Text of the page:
The resources that UCWA serves can be short-lived or long-lived, and can be dynamic (by sending events on the event channel) or static. The types of events that a UCWA resource can send depend on the type of resource. For example, operation resources such as messagingInvitation can send events of type started, updated, or completed. Other types of resources can send events that indicate that the resource has been added, updated, or deleted.
Events enable an application to discover when resources come into being and go out of existence, and provide information about their intermediate state transitions. Applications can use event information to manage their system resources efficiently, and to update their user interfaces.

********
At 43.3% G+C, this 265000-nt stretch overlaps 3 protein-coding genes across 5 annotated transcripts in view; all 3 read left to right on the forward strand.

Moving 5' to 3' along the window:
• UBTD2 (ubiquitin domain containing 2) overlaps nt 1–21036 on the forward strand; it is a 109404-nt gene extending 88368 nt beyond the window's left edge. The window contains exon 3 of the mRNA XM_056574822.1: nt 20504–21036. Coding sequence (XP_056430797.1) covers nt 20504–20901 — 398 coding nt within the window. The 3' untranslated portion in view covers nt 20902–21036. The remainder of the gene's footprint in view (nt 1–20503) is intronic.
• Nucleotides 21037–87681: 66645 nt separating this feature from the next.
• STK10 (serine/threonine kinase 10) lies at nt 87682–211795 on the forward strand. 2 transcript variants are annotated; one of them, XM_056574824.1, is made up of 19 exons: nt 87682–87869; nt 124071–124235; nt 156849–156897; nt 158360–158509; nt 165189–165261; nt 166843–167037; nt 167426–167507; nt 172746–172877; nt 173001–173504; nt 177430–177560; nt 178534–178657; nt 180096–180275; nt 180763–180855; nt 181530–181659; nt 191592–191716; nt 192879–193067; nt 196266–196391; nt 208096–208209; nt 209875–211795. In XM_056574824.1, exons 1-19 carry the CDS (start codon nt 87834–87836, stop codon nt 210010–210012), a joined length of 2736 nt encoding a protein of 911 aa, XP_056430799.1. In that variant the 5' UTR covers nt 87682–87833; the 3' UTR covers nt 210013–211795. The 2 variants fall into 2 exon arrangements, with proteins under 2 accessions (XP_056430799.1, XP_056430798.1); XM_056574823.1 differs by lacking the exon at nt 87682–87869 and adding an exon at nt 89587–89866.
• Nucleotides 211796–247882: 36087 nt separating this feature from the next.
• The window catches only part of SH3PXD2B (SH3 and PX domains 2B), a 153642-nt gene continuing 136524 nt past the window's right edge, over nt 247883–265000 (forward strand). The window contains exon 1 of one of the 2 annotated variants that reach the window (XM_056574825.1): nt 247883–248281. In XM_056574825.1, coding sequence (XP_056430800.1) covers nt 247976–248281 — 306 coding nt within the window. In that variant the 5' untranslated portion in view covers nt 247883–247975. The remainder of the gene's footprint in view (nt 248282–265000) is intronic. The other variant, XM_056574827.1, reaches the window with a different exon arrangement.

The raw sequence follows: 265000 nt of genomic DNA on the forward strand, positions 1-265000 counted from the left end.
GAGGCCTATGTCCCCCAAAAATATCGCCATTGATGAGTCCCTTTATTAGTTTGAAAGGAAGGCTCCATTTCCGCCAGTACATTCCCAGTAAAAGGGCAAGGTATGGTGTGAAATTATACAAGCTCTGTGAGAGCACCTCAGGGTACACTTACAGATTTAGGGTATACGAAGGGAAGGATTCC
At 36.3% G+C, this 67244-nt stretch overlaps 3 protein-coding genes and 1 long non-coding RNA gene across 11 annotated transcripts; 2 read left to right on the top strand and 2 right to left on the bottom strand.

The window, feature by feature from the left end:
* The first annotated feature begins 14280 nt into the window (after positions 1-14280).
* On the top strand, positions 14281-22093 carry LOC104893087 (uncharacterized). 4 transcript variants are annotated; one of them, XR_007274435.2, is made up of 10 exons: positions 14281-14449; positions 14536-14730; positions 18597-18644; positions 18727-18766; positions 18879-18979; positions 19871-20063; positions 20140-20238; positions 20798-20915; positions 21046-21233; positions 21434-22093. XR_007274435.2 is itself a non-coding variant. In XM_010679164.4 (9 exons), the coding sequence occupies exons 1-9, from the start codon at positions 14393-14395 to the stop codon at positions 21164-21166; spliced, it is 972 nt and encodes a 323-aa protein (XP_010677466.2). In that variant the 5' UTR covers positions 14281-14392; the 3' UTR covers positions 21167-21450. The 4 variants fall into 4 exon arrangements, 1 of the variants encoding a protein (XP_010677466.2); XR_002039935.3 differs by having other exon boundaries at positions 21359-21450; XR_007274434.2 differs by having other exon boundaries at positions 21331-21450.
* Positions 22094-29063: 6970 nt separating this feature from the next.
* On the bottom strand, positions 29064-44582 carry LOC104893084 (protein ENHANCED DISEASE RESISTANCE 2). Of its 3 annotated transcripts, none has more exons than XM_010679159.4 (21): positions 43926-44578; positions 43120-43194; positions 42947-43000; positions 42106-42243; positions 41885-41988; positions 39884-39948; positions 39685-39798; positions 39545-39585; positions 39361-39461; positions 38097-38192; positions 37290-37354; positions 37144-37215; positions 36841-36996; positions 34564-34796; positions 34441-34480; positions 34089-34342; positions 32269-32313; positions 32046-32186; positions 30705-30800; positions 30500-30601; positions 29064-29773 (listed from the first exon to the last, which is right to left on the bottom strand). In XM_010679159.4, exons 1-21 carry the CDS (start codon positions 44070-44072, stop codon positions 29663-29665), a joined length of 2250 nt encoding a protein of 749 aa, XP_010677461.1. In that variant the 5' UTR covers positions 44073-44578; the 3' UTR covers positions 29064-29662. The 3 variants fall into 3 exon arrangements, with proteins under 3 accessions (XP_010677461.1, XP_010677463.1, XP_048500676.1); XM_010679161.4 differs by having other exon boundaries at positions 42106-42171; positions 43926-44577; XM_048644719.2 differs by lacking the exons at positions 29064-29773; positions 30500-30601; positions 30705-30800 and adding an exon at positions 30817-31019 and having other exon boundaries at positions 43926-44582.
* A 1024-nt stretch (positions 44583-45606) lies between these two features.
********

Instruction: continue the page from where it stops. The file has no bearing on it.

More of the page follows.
An application should implement an application-level cache for UCWA resources that encapsulates interactions between the upper layer and HTTP level resources. To utilize bandwidth more effectively, applications should cache resources, so that they do not need to refetch a resource that was previously fetched. Reducing multiple fetches of a given resource results in savings on bandwidth and processing power for the client, and reduces server load. UCWA offers some guidance in the form of Expires and Cache-Control headers to enforce caching on intermediate proxies, but that is not possible for resources that are very dynamic in nature.